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A primer on B2B go-to-market (GTM) strategy

Success in a new B2B venture or product release requires vast confidence and passion for the technology. This is particularly important in securing funding. In most cases, however, customers do not immediately grasp the need for your product.

At the same time, buying decisions require approval from a diverse group of individuals, and there is uniform resistance to being “sold”. The solution to this daunting challenge is to abandon the traditional product-centric framework and resist the temptation to lead with product in favor of a more customer-centric GTM strategy. 

What does customer-centric mean? The optimal approach involves targeting the right accounts and contacts as precisely as possible, creating awareness, and successfully nurturing the buyer’s journey. Essentially, the goal is to deliver the right information to the right person at the right time. By employing a one-to-one versus one-to-many methodology, you will reduce customer acquisition costs (CAC) and minimise the sales cycle.

Buyer’s journey

Conceptually, the buyer’s journey consists of three stages:

  • Awareness: the prospect is not necessarily aware of the problem or has not framed the symptoms in a manner that would support taking immediate action.  
  • Consideration:the prospect has a clear picture of the issue and is researching available options to mitigate the problem. 
  • Decision: the prospect has identified a strategy and is culling a list of potential vendors.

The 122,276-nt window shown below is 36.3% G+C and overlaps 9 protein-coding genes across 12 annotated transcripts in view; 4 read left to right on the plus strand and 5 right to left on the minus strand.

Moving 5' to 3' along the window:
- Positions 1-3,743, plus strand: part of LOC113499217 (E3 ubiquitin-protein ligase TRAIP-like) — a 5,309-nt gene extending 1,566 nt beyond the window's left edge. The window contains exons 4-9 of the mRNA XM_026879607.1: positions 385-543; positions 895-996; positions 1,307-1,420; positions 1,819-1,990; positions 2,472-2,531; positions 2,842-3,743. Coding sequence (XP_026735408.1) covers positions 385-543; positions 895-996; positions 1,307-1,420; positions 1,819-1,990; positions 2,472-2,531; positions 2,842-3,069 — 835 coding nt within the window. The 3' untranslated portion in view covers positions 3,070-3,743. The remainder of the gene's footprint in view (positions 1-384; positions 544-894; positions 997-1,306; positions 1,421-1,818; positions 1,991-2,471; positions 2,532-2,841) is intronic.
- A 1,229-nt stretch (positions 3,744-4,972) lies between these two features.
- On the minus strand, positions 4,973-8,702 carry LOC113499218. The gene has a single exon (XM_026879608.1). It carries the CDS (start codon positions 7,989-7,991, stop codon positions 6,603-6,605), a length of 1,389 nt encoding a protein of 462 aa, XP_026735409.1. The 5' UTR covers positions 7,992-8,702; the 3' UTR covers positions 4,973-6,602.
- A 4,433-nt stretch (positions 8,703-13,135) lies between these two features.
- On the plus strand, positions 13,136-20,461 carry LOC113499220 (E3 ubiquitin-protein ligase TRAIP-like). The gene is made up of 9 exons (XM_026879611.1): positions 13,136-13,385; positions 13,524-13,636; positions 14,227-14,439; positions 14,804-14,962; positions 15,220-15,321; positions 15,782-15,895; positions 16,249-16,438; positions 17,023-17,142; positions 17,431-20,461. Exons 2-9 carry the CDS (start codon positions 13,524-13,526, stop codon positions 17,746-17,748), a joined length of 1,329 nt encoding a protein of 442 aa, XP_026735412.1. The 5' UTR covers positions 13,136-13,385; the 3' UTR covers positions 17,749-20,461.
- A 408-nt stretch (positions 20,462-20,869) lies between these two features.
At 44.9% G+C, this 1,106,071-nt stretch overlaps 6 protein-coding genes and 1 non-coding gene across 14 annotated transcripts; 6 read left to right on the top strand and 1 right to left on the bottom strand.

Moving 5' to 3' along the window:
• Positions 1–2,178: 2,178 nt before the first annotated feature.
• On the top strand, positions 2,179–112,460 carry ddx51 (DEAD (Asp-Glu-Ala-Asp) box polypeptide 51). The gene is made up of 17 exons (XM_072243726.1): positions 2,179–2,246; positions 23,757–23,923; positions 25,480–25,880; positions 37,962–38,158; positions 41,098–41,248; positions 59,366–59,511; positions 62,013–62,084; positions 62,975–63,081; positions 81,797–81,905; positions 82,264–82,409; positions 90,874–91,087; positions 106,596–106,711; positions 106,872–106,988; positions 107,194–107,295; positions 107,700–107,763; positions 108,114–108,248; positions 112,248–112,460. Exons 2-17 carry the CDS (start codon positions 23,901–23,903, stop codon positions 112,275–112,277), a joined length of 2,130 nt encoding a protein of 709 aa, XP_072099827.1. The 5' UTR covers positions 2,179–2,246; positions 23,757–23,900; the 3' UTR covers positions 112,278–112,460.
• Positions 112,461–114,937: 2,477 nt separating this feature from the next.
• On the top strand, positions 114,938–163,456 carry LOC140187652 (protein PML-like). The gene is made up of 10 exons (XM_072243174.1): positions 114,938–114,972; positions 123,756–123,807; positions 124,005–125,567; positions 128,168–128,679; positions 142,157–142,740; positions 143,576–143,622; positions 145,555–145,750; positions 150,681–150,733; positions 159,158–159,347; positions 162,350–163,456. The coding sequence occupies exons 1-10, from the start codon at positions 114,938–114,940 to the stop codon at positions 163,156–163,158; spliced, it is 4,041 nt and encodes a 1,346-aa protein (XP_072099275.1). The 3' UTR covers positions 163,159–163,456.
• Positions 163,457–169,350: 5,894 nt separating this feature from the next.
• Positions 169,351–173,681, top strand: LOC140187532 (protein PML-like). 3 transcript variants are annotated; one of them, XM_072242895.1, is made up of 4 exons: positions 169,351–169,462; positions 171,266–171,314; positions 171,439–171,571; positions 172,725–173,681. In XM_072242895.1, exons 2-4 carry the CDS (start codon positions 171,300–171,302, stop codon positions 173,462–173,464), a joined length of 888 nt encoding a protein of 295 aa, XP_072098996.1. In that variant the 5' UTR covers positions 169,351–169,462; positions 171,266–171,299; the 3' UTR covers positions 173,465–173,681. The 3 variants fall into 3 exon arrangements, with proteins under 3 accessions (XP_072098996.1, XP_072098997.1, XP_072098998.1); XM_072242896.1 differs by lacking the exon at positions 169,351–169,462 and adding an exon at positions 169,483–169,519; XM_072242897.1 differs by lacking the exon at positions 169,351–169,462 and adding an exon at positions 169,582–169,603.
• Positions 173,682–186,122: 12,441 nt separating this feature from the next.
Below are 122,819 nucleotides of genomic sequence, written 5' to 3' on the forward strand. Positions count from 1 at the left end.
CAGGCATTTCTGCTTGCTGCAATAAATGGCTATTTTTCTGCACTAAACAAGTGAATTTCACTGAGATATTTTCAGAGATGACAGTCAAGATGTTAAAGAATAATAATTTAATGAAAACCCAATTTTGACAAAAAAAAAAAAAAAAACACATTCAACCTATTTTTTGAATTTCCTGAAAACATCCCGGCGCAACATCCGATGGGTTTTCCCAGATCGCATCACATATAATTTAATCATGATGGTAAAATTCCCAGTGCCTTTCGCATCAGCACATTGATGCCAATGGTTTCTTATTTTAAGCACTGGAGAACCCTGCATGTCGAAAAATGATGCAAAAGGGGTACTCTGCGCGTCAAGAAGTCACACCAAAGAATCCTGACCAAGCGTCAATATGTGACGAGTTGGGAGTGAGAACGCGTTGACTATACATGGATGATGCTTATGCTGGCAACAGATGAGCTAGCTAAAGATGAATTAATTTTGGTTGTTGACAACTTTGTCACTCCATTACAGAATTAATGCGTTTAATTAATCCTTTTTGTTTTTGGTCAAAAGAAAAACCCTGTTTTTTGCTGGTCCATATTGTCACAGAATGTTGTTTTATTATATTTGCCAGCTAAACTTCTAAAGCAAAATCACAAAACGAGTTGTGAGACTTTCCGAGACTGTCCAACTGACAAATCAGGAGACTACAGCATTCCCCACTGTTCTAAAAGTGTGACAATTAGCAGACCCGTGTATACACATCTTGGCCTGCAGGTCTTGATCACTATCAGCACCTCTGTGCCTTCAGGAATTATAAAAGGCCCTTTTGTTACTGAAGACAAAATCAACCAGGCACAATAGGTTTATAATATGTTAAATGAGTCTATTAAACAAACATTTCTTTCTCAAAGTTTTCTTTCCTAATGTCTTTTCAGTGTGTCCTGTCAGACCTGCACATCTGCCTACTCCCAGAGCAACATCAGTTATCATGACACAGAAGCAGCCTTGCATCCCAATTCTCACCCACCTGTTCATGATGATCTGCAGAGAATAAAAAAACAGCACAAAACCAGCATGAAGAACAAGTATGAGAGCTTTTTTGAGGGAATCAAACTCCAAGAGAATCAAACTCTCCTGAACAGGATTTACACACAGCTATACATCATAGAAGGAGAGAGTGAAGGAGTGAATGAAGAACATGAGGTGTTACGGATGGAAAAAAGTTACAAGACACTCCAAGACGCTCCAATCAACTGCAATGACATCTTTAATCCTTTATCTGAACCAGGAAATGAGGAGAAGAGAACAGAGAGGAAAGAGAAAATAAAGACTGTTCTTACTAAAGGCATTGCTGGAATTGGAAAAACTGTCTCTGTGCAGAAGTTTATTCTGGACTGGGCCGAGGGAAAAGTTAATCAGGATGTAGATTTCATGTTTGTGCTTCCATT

Steps to build an effective strategy

  • Involve key stakeholders early. Sales, support, and others offer vital customer insights. This approach will help solidify alignment among relevant teams as well. Although the need for buy-in may seem intuitive, it is not uncommon for elements of development, marketing, and sales to embrace different blueprints. Coalescing into a single GTM strategy will maximize results.   
  • Define segment taxonomy by grouping accounts into buckets that make sense for your business. Firmographics, account needs/pain points, account sophistication, and account opportunity should all be considered.  
  • Apply estimates for close rates and market share attainment with sensitivity analysis to gain a clearer perspective of sales projections and targets. 
  • Build personas. This is an in-depth effort to capture relevant data on contacts with substantive roles in the buying process, including decision-makers, influencers, gatekeepers, and users. The goal is to document actionable information such as titles, roles, needs, and behaviors. For more detail, a great place to start is the

    SiriusDecisions Buyer Persona Framework

  • Using a matrix format, map product capabilities to the pain points and needs outlined in personas. This step forms the underpinnings of awareness creation and allows for a stronger business case in each account.

Objectively determine the right sales model. A sampling of key Issues to consider include:

  • Will a standard SaaS model accomplish your objectives? 
  • Are field sales reps required? 
  • Is the channel a strategic fit? 
  • Can the right marketing and sales resources be queued up to support the model? 
  • Do CAC projections line up with what is necessary to hit sales targets? 

With a vigorous strategy in place, you’ll begin building content, demand generation, sales enablement, and sales plans to effectuate the buyer’s journey. Again, be sure to concentrate on personas within their respective segments. For an indirect sales model, channel recruitment and enablement plans would obviously be paramount.

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